posted May 31, 2016, 3:23 PM by Ryan Mullen   [ updated May 31, 2016, 3:26 PM ]

Posted Thursday, April 28, 2016 12:54 pm | 813 views
By Kelcy Dolan

With the consolidation of the high and middle schools in Warwick underway the administration is looking to elementary school consolidation for the fall of 2017.

Superintendent Philip Thornton explained that SMMA (Symmes, Maini & Mckee Associates of Cambridge), in their evaluation of the district, said Warwick should close between four and six elementary schools.

“They made a recommendation of how to consolidate on the secondary level, but stopped short of making any real suggestions about elementary school,” Thornton said. “Now it’s up to us to take a good hard look at all 16 schools and see what would be best moving forward.”

The 15-member Elementary Consolidation Committee, made up of teachers, administration and community members, is looking at the age and condition of facilities, proximity to other elementary schools, enrollment, bus routes and more to decide which schools would be the best to close. So far, the committee has held two working sessions.

Lynn Dambruch, director of elementary education, said on average Warwick’s elementary schools are losing 100 students a year, and in fall of 2017, when 6th grade moves to the middle school, each school will lose around 45 students. Right now, in kindergarten through 6th grade, Warwick has 4,726 students, with many schools running at only 50 to 60 percent capacity.

Although SMMA suggested the district could close four to six schools, the committee is looking to recommend the closure of three elementary schools by the start of the 2017-18 academic year.

Dambruch said, “We want to act conservatively. We aren’t closing the four to six schools because we believe that would leave us too tight. We are looking to run at 85 percent capacity, leaving us with room to make up for any enrollment shifts.”

Although prepared for enrollment shifts, Thornton said Warwick would most likely continue to see a decline in student population.

Currently, Warwick is hovering around 9,000 students across the district, down by more than 2,500 since 2005. The New England School Development Council (NESDEC), which provides districts with population projections, predicts that although the decline in student enrollment will slow down, by 2025 Warwick’s school population will decline by just under 2,000 students.

Thornton said it is necessary to “optimize space” as well as make sure funds are being appropriately used. He and Dambruch believe that it’s a waste to keep making repairs to a building, half of which may not even be in use, when there is plenty of space in other schools.

“We understand there is a lot of sentiment around elementary schools,” Dambruch said. “No one wants it to be their school, but this needs to happen. We need to be responsible; it’s nothing personal against any neighborhoods.”

In closing schools, just like the district will see with secondary consolidation, money will be saved, which can be re-purposed to better enrich students’ educational experience.

Thornton pointed out that although the schools may be level funded with consolidation, next year Warwick will be able to make upgrades to buildings and language labs and the junior high schools will be able to go one to one with Chromebooks, among other improvements.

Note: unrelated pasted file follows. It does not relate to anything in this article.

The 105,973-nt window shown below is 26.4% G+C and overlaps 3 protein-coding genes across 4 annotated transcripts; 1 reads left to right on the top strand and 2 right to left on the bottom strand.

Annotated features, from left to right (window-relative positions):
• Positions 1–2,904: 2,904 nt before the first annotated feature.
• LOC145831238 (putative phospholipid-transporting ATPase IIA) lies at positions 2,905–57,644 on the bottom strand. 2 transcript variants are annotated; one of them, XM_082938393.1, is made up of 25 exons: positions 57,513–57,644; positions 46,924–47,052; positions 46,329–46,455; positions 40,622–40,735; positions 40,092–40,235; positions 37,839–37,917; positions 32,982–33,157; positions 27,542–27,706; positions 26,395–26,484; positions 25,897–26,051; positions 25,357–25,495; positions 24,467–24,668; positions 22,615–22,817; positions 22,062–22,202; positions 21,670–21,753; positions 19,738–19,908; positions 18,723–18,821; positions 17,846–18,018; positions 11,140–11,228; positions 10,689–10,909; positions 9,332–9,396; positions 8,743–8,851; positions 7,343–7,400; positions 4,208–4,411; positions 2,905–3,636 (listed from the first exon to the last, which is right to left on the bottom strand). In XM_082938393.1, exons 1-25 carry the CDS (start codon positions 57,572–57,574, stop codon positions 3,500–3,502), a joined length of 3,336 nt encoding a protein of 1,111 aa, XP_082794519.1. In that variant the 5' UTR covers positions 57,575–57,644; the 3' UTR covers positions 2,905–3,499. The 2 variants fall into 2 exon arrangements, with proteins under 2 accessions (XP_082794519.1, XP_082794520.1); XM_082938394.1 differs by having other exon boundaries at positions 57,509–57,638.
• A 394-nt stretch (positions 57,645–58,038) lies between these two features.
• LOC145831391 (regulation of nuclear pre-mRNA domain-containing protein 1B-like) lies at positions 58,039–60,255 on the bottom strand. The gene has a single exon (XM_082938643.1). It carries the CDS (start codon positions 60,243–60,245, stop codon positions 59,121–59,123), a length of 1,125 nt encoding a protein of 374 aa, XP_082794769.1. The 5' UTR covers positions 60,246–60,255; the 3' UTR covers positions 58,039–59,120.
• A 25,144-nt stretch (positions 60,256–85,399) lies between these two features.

“A lot of good is coming out of this, just as it will with the elementary schools. When we are more efficient with our funding we can re-purpose money to benefit our students,” Thornton said. “We need to have a system that represents our population, and it doesn’t right now.”

With the savings from elementary consolidation, Dambruch would like to see the science curriculum fleshed out, facility repairs, additional literacy and math intervention teachers, improvements to playgrounds and auditoriums as well as increased technology.

Although the committee has not reached any recommendations, one thing that is sure to happen is that Drum Rock Early Childhood Center will be moved to one of the schools that eventually closes.

Under new regulations by the Department of Education, the space is not big enough as an early childhood center for the best overall Bright Stars rating, used for rating preschools. When the center is moved, the Warwick Area Career and Technical Center will be taking over the space.

Without any solidified plan as of yet, and the uncertainty of which and how many schools are closed, Dambruch and Thornton said it is difficult to project how many positions would be lost in the consolidation.

Thornton did say that consolidation of the secondary schools was a “much bigger undertaking, and between positions added there was a net of 51 jobs lost. The consolidation committee is still weighing all the different factors. It is expected to make a recommendation to the School Committee in June and then plans to hold several public discussions.

“This needs to happen,” Thornton said. “Looking at all these factors and making a recommendation is an art and a science. We want to make sure we get this right and give ourselves plenty of time to do so.”

The School Committee will have the final say on whether or not to modify the plan and carry it forward.